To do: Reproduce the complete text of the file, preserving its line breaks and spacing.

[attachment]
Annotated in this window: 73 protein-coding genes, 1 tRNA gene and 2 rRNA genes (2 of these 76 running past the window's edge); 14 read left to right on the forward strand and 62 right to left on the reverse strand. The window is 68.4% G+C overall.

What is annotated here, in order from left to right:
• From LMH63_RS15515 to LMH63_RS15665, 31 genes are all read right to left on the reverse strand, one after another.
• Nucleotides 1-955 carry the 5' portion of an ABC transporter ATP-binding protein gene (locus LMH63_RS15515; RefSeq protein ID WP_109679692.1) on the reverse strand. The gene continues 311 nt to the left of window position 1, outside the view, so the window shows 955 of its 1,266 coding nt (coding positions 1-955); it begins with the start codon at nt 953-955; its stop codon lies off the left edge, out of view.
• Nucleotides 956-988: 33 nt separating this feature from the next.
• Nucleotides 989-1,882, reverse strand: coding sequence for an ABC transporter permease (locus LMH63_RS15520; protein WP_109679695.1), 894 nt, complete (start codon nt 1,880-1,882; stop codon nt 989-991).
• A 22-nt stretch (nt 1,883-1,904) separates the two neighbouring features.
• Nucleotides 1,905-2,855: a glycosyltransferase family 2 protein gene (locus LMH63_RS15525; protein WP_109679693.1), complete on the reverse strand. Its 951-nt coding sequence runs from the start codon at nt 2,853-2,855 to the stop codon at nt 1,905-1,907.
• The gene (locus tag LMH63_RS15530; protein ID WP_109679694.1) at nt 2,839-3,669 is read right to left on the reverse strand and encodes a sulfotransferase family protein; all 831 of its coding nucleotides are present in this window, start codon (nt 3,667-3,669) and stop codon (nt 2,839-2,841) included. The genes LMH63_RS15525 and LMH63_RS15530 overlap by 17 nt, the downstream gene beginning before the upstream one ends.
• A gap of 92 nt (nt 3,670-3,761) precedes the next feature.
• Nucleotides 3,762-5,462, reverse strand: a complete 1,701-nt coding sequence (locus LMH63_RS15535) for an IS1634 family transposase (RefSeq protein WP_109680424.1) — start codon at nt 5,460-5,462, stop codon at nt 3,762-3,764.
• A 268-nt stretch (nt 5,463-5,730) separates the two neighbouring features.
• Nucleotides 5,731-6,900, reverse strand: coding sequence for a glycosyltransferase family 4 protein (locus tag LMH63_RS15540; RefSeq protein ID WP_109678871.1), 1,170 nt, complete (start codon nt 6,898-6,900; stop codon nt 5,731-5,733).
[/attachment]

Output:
Annotated in this window: 73 protein-coding genes, 1 tRNA gene and 2 rRNA genes (2 of these 76 running past the window's edge); 14 read left to right on the forward strand and 62 right to left on the reverse strand. The window is 68.4% G+C overall.

What is annotated here, in order from left to right:
• From LMH63_RS15515 to LMH63_RS15665, 31 genes are all read right to left on the reverse strand, one after another.
• Nucleotides 1-955 carry the 5' portion of an ABC transporter ATP-binding protein gene (locus LMH63_RS15515; RefSeq protein ID WP_109679692.1) on the reverse strand. The gene continues 311 nt to the left of window position 1, outside the view, so the window shows 955 of its 1,266 coding nt (coding positions 1-955); it begins with the start codon at nt 953-955; its stop codon lies off the left edge, out of view.
• Nucleotides 956-988: 33 nt separating this feature from the next.
• Nucleotides 989-1,882, reverse strand: coding sequence for an ABC transporter permease (locus LMH63_RS15520; protein WP_109679695.1), 894 nt, complete (start codon nt 1,880-1,882; stop codon nt 989-991).
• A 22-nt stretch (nt 1,883-1,904) separates the two neighbouring features.
• Nucleotides 1,905-2,855: a glycosyltransferase family 2 protein gene (locus LMH63_RS15525; protein WP_109679693.1), complete on the reverse strand. Its 951-nt coding sequence runs from the start codon at nt 2,853-2,855 to the stop codon at nt 1,905-1,907.
• The gene (locus tag LMH63_RS15530; protein ID WP_109679694.1) at nt 2,839-3,669 is read right to left on the reverse strand and encodes a sulfotransferase family protein; all 831 of its coding nucleotides are present in this window, start codon (nt 3,667-3,669) and stop codon (nt 2,839-2,841) included. The genes LMH63_RS15525 and LMH63_RS15530 overlap by 17 nt, the downstream gene beginning before the upstream one ends.
• A gap of 92 nt (nt 3,670-3,761) precedes the next feature.
• Nucleotides 3,762-5,462, reverse strand: a complete 1,701-nt coding sequence (locus LMH63_RS15535) for an IS1634 family transposase (RefSeq protein WP_109680424.1) — start codon at nt 5,460-5,462, stop codon at nt 3,762-3,764.
• A 268-nt stretch (nt 5,463-5,730) separates the two neighbouring features.
• Nucleotides 5,731-6,900, reverse strand: coding sequence for a glycosyltransferase family 4 protein (locus tag LMH63_RS15540; RefSeq protein ID WP_109678871.1), 1,170 nt, complete (start codon nt 6,898-6,900; stop codon nt 5,731-5,733).